A few weeks ago on Off The Ball, Former Connacht Rugby captain John Muldoon was speaking about one of his happiest memories in sport; the triumphant 2016 Rugby Pro 12 final.
He spoke about the joy and elation of the momentous win for the province but most importantly, the relief of it.
The win came at the latter stages of Muldoon’s career, the dying embers even. Had they not overcome Leinster that day, his Connacht career would have been largely void of trophies.
“Sports can be a cruel mistress”, Muldoon said that the thought of that.
For the Leinster team, there would have been hurt, yes. Anger, probably. But would it have stung as much as it would’ve stung that Connacht side had the result gone the other way?
The answer is probably not. For those Leinster players are used to being in finals, they knew their day would come again soon enough.
What’s interesting about this is that for the vast majority of people who play sport, it’s actually much easier to relate to the Connacht side than to the Leinster team.
Whatever sport you play, watch or support, the chances are you’ll likely experience more heartbreak than anything else. That’s the deal you make when you become a sports fan.
You may say the good memories always outway the bad, but do they?
To put this to the test, I asked some of the Off the Ball team to describe their most painful memory in sport.
We sports fans love to point the finger of blame in the aftermath of defeat. As such, it is clear to me who bears full responsibility for Kildare losing the 1998 All-Ireland final to Galway.
Before the game, it appeared as if Kildare had a full deck to choose from when several players declared themselves miraculously fit in the week of the game. The unfortunate truth was that half the team were patched up with duct tape and PVA glue, not much use against one of the most dynamic forward units in a generation.
However, when the time came for team selection everyone was 'fit' and Micko gave Ronan Quinn the nod ahead of Sos Dowling despite Dowling playing well in the semi-final.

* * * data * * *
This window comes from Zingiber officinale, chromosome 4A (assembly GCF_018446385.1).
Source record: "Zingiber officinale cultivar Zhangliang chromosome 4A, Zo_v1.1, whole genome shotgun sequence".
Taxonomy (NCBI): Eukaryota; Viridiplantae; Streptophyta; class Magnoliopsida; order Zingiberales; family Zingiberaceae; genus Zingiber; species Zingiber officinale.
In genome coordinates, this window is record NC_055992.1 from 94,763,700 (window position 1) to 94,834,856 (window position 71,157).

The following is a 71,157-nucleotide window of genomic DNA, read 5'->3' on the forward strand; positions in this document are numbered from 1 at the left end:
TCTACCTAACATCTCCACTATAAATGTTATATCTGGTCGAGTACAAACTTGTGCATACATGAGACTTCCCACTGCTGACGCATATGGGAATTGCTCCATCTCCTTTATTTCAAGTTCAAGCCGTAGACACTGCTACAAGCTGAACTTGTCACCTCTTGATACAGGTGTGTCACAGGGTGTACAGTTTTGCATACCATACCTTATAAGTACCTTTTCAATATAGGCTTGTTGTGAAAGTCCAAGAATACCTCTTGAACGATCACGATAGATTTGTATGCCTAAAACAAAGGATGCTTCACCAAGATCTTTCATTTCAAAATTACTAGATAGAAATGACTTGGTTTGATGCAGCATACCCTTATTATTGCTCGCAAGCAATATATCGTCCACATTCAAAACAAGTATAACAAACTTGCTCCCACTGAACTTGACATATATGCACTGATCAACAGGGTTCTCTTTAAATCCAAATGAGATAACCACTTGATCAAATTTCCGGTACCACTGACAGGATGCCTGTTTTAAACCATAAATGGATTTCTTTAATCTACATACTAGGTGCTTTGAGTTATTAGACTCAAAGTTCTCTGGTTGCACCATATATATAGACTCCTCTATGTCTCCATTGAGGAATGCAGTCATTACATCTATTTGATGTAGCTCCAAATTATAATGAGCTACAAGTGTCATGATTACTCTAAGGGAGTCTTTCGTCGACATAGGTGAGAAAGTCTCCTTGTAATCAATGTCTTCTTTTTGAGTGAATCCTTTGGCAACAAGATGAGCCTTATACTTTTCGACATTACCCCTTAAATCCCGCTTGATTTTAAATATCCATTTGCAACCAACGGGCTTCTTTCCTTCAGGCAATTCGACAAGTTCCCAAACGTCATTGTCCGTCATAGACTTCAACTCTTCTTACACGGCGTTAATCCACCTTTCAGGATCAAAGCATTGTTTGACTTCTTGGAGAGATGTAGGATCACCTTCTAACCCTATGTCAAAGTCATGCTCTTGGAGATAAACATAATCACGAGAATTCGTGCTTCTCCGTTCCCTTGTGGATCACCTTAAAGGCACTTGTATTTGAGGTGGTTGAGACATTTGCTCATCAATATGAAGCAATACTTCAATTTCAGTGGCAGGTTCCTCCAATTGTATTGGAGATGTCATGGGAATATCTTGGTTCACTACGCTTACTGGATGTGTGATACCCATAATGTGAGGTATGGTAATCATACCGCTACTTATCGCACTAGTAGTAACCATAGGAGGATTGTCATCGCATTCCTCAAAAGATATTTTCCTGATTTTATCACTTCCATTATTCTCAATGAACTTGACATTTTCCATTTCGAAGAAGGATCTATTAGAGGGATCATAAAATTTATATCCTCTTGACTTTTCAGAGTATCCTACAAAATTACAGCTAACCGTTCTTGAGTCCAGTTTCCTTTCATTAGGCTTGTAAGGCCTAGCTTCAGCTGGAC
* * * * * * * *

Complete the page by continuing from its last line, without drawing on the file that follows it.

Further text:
It was the right call given Dowling was at the end of his career and Quinn had played well, though he was just coming back from surgery. Just before throw-in news came through that Quinn had failed a late fitness test and Dowling was back in. The Kildare woman in front of me turned to the crowd generally and announced, "I'm delighted for Sos though to get his medal, he deserves it". An icy shard of dread pierced my heart, my spine snapped to cold attention and my brain shouted SHUT UP.
I think I muttered something darkly about a game having to take place first, but it was no good. It was too late to return to doom the knowledge we'd stolen but couldn't use.
So not Ja Fallon's beautiful touchline points, or Donnellan's run, or Joyce's coming of age, or the wides in the first half when Galway were on the rack, or the bad team selection, or the injuries. No. It was that woman’s casual delight for Sos that cost us in 1998…
It was July 2018 and it was a hot, summer day in Clones - the home of Ulster football. My beloved Monaghan were mere minutes away from their first All-Ireland semi-final appearance in 30 years. But then it happened.
A young man from Fossa called David Clifford got a hold of the ball and somehow angled it past Rory Beggan and a sea of Monaghan blue, raising a green flag and rescuing a draw for the Kingdom in the first year of the Super 8s.
Ultimately, it was a blessing in disguise - Monaghan topped their group and progressed with an eight-point hammering of Galway in Salthill the next weekend, an occasion that won't be forgotten by Farney folk for many years to come.
For those brief moments of despair, after the full-time whistle had blown in Clones though, the Clifford goal ripped out a portion of my soul.
By a mile, the most gut-wrenching sporting memory I have (in the flesh anyway) is Munster's Heineken Cup semi-final v Wasps in 2004 at Lansdowne Road.